Federica Mogherini, the bloc’s foreign policy chief, said in a statement on Tuesday that the death of Navy Captain Rafael Acosta while in custody for alleged participation in a coup plot was a “stark example” of the deteriorating situation in Venezuela.
“The EU is ready to start work towards applying targeted measures for those members of the security forces involved in torture and other serious violations of human rights, ” Mogherini said in a statement on Tuesday.
Mogherini also warned that if no “concrete results” were reached in current talks between the opposition and the government to resolve the political crisis, the EU would be ready to expand its measures.
Members of the government of Venezuelan President Nicolas Maduro and opposition representatives are holding talks in Barbados in an attempt to break the political stalemate.
Venezuela’s foreign minister said the government “rejected” Mogherini’s statement, adding that she should stay away from the ongoing negotiations.
“Federica Mogherini [is] once more meddling in [our] internal affairs,” Jorge Arreaza wrote on Twitter.
“She is proffering unacceptable treats, at a time when [understanding] is vital for the dialogue between the people in Venezuela.”
Carlos Pina, a Venezuelan analyst, said the EU was assuming a leading role in the efforts by the international community to resolve the crisis.
“The EU is positioning itself as an influential and decisive actor,” he told Al Jazeera from Venezuela’s capital, Caracas.
“Meanwhile, the United States and the Lima Group [regional bloc] remain on the lookout for what can happen at the dialogue table,” he added.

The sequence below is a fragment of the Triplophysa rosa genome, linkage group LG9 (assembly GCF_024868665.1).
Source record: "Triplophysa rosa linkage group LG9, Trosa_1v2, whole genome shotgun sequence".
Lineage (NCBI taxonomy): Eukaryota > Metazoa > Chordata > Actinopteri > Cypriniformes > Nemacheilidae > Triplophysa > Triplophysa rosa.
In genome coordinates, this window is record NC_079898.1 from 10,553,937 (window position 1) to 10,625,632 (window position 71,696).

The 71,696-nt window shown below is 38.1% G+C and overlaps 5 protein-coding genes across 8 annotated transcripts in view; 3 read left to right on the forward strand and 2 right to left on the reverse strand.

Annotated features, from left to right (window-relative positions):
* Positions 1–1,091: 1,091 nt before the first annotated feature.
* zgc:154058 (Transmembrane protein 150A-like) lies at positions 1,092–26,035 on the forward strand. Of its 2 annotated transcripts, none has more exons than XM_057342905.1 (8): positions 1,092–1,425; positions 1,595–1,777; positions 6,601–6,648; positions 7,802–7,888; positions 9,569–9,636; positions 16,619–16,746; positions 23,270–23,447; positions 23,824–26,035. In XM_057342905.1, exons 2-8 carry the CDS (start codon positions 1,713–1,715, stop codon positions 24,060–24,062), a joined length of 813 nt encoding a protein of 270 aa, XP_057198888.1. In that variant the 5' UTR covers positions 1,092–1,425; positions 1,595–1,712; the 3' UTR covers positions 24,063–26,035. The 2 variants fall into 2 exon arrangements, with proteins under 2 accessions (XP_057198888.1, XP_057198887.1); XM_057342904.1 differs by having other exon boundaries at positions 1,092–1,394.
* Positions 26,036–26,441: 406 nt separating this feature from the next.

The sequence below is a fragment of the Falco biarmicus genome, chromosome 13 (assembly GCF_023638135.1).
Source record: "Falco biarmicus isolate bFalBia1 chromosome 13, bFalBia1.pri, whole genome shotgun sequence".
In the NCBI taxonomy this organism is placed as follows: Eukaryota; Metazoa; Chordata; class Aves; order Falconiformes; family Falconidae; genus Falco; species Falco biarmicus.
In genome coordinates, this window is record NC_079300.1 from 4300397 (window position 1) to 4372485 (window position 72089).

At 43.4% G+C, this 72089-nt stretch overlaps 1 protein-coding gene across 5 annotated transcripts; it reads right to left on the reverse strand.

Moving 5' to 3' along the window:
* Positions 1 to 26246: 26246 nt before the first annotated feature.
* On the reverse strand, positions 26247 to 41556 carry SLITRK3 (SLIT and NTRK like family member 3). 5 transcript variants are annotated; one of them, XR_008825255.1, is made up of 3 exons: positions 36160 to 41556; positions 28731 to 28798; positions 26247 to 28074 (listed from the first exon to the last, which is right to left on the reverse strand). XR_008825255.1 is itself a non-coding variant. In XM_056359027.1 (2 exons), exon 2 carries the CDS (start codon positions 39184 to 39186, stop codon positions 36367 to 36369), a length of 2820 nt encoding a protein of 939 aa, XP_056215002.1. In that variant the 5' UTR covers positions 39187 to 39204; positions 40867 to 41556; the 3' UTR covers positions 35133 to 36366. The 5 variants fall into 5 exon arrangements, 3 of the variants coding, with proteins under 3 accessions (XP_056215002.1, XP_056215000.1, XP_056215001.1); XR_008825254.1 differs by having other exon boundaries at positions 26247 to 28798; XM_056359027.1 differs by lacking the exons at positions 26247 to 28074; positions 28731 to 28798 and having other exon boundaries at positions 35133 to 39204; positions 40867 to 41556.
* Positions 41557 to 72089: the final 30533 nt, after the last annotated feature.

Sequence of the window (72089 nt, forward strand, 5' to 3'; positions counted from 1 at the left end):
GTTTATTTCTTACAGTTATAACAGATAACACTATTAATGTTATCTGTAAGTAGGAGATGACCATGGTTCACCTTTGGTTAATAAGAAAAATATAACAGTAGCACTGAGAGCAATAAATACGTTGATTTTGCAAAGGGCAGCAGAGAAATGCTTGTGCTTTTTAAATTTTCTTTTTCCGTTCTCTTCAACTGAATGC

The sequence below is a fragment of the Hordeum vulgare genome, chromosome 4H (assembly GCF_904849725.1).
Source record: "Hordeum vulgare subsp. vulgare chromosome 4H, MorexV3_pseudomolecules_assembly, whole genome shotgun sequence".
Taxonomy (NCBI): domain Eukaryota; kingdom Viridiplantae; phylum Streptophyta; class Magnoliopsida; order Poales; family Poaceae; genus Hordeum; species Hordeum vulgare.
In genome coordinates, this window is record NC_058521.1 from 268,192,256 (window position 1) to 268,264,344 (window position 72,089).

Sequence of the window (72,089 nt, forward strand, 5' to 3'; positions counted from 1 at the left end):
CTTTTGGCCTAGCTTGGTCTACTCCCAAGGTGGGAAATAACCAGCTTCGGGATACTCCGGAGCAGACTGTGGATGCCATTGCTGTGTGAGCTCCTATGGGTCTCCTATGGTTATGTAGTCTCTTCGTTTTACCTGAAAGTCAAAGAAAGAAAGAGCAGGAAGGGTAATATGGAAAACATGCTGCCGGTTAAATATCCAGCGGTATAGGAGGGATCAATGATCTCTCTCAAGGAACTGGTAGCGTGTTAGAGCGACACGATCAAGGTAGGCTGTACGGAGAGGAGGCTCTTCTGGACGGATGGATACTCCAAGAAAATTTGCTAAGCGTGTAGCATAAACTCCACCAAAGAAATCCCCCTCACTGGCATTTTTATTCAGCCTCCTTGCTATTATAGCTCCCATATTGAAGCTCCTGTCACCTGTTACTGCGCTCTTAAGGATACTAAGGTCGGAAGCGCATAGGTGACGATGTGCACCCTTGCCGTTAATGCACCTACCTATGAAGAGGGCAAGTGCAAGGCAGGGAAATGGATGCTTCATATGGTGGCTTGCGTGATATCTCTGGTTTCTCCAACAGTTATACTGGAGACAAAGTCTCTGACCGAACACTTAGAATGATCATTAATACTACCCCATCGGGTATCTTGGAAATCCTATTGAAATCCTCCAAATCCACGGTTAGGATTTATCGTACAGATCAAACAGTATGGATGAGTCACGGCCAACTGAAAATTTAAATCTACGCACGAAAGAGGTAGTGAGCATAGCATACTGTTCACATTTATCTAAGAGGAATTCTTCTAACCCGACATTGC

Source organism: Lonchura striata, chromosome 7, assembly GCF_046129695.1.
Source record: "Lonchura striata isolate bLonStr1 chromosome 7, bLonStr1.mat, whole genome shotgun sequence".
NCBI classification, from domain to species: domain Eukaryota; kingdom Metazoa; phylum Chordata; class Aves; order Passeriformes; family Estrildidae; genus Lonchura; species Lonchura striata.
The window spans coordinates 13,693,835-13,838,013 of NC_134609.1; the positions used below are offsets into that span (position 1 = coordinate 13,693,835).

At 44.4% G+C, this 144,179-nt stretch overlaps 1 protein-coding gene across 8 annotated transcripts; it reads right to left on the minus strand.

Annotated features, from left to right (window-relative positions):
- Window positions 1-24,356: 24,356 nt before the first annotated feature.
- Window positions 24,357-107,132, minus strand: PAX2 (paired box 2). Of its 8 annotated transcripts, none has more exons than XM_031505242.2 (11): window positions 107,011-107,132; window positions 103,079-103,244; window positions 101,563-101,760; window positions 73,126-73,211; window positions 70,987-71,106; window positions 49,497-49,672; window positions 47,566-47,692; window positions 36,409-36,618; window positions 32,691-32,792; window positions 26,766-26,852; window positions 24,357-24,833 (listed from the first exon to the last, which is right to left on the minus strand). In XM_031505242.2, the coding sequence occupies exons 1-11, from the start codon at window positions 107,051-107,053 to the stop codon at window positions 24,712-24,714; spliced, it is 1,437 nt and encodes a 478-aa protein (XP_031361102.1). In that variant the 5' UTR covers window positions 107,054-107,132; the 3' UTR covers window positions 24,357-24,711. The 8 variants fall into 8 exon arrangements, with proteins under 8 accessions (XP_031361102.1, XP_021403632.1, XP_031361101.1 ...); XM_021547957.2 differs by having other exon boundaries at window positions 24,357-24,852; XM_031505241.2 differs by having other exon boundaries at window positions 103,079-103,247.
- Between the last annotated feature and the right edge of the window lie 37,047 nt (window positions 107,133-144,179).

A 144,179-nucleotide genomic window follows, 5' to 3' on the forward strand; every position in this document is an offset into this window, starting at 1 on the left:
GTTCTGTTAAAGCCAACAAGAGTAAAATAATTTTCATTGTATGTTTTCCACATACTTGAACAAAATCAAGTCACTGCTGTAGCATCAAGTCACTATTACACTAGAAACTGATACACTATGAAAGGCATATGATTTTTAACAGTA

“President Maduro should know that this time the international pressure for the country to host elections will be greater than in previous negotiations.”
In her statement, Mogherini also reaffirmed the need for an “urgent” political solution, adding that new elections were the only way out for the ongoing unrest.
Government officials and a team representing Juan Guaido, the president of the National Assembly, have met three times already – twice in Oslo and once in Barbados.
The current talks are an extension of the first round of talks in the Norwegian capital in May.
Pina said that there has been “some progress” towards “the consolidation of an electoral timetable”.
He added, however, that “there is still no agreement in some [issues], such as the exit or not of Maduro from power, the electoral conditions [required before elections take place], and the elimination of sanctions from the US in Venezuela.”
Venezuela has been in a deep recession for five years. Shortages of food and medicine are frequent, and public services are progressively failing.
Around a quarter of Venezuela’s 30-million-strong population requires aid, according to the United Nations. Three million people have left the country since the start of 2016.